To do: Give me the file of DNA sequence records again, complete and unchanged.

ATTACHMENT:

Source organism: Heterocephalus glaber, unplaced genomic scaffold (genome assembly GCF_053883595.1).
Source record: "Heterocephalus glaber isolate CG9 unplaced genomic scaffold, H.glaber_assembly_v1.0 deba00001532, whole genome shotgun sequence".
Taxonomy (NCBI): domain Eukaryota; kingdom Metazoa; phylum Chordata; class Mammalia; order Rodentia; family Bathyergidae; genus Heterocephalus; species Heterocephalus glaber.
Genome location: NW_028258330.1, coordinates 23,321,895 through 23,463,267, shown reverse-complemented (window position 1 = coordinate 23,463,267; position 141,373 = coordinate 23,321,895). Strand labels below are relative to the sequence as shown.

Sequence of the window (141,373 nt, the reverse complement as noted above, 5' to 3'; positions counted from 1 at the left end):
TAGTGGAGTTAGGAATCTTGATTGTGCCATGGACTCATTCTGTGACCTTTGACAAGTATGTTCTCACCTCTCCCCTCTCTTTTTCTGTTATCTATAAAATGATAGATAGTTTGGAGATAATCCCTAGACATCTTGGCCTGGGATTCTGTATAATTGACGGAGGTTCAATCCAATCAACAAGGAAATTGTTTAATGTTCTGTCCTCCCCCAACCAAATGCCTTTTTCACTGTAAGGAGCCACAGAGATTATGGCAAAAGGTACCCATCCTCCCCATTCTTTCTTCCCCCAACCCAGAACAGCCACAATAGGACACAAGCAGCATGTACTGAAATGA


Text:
Source organism: Heterocephalus glaber, unplaced genomic scaffold (genome assembly GCF_053883595.1).
Source record: "Heterocephalus glaber isolate CG9 unplaced genomic scaffold, H.glaber_assembly_v1.0 deba00001532, whole genome shotgun sequence".
Taxonomy (NCBI): domain Eukaryota; kingdom Metazoa; phylum Chordata; class Mammalia; order Rodentia; family Bathyergidae; genus Heterocephalus; species Heterocephalus glaber.
Genome location: NW_028258330.1, coordinates 23,321,895 through 23,463,267, shown reverse-complemented (window position 1 = coordinate 23,463,267; position 141,373 = coordinate 23,321,895). Strand labels below are relative to the sequence as shown.

Sequence of the window (141,373 nt, the reverse complement as noted above, 5' to 3'; positions counted from 1 at the left end):
TAGTGGAGTTAGGAATCTTGATTGTGCCATGGACTCATTCTGTGACCTTTGACAAGTATGTTCTCACCTCTCCCCTCTCTTTTTCTGTTATCTATAAAATGATAGATAGTTTGGAGATAATCCCTAGACATCTTGGCCTGGGATTCTGTATAATTGACGGAGGTTCAATCCAATCAACAAGGAAATTGTTTAATGTTCTGTCCTCCCCCAACCAAATGCCTTTTTCACTGTAAGGAGCCACAGAGATTATGGCAAAAGGTACCCATCCTCCCCATTCTTTCTTCCCCCAACCCAGAACAGCCACAATAGGACACAAGCAGCATGTACTGAAATGA